by Leah Jackson
A new sign will be installed in front of Northwestern State University’s Eugene P. Watson Memorial Library, where a tourist camp on the Jefferson Highway was established 101 years ago. The University partnered with the Natchitoches Convention and Visitors Bureau and the Jefferson Highway Association, an organization that identifies, preserves, interprets and improves access to the Jefferson Highway and its associated sites, to install the marker.
The installation will take place at 10 a.m. Tuesday, April 18 in the circle in front of Watson Library. The public is invited to attend.
The Jefferson Highway was a north-south highway that stretched from New Orleans to Winnipeg, Manitoba, Canada, before the numbered U.S. highway system was introduced in the 1920s. Portions of the route are still named Jefferson Highway, such as Old Jefferson Highway in Baton Rouge and Jefferson Street in Natchitoches. The road was named for President Thomas Jefferson, inspired by the east-west Lincoln Highway, and was nicknamed the “Palm to Pine Highway” for the types of trees found at either end. Markers along the way still exist in towns along the route, including a marker on St. Charles Avenue in New Orleans that marks the end of the route.
The Jefferson Highway was created as motor vehicles were rolling off assembly lines and there were few hard roads in the United States. According to newspaper clippings from the era, the opening of the Jefferson Highway was greeted with great local enthusiasm as the first intercontinental highway that was developed from 1915-1925. The Natchitoches Tourist Camp opened in July 1922 and was one of several along the Jefferson Highway route that provided campsites for up to seven nights with running water and free fuel. An open area at the camp often featured music shows, evangelists, gypsies and other performers.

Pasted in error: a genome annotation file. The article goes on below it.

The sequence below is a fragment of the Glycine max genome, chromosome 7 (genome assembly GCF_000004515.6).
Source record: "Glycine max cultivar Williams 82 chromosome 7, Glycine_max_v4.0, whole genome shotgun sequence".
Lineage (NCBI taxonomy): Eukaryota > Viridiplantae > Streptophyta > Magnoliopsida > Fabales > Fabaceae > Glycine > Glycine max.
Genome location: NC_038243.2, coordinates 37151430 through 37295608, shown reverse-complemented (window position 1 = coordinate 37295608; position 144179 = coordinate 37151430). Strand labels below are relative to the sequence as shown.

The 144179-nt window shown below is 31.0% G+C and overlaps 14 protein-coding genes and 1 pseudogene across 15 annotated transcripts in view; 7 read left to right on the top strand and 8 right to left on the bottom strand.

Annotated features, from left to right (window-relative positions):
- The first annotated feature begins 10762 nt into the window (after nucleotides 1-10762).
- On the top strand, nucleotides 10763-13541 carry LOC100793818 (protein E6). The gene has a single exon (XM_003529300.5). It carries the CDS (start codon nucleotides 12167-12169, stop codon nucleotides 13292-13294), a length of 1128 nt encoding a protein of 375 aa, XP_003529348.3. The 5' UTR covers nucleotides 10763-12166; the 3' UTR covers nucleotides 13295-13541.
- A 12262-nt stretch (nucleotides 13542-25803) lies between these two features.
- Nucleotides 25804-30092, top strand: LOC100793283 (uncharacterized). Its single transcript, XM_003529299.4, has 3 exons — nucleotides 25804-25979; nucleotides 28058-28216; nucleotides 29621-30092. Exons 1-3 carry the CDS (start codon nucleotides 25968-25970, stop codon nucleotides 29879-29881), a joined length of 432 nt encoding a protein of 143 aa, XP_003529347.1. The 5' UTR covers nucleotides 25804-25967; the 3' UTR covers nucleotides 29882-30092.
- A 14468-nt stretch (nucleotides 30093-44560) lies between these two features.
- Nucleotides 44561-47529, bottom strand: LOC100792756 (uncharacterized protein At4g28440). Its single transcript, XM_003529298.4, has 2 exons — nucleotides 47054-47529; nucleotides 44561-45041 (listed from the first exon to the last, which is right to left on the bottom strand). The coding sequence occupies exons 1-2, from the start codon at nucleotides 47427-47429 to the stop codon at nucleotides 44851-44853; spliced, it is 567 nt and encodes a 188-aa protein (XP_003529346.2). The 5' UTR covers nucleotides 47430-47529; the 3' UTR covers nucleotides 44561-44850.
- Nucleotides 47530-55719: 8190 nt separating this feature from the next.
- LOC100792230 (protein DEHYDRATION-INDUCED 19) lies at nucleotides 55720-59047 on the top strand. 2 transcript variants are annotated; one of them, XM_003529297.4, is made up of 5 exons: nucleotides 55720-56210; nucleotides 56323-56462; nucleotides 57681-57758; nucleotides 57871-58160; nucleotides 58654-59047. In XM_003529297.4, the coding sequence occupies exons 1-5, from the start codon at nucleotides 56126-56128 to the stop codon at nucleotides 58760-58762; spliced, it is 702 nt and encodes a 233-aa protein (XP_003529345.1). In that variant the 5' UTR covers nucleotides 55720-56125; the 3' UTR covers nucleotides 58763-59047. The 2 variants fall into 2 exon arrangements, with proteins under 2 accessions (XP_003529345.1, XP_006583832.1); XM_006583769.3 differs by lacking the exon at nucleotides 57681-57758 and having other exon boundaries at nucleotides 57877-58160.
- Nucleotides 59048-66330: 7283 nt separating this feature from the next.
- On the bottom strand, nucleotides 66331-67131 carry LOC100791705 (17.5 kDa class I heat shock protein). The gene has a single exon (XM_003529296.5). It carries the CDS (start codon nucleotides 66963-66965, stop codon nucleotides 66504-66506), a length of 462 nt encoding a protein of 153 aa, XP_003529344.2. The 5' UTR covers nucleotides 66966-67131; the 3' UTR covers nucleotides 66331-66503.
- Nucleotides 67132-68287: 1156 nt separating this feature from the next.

Claire Guin of Shreveport, a graduating senior in NSU’s Hospitality Management and Tourism program at NSU, is concluding an internship at the Natchitoches CVB and has completed extensive research on the Jefferson Highway, the brainchild of E.T. Meredith, publisher of “Better Homes and Gardens Magazine,” as part of the good Roads Movement, targeted first to bicycling, then to automobiles. The idea was to promote traveling without using the train and exploring communities along the route. Filling stations in the towns provided places to service cars as they toured the countryside and the JH logos on highway poles was essential for travelers in the early days of the highway.
Today, communities along the route promote the Jefferson Highway, along with attractions, historic sites and accommodations located along the way. Students from NSU’s Hospitality Management and Tourism will participate in the sign installation as precursor to National Travel and Tourism Week that kicks off May 1.
More information on the history of the Jefferson Highway and how the communities along the route celebrate its history is available at https://www.jeffersonhighway.org/.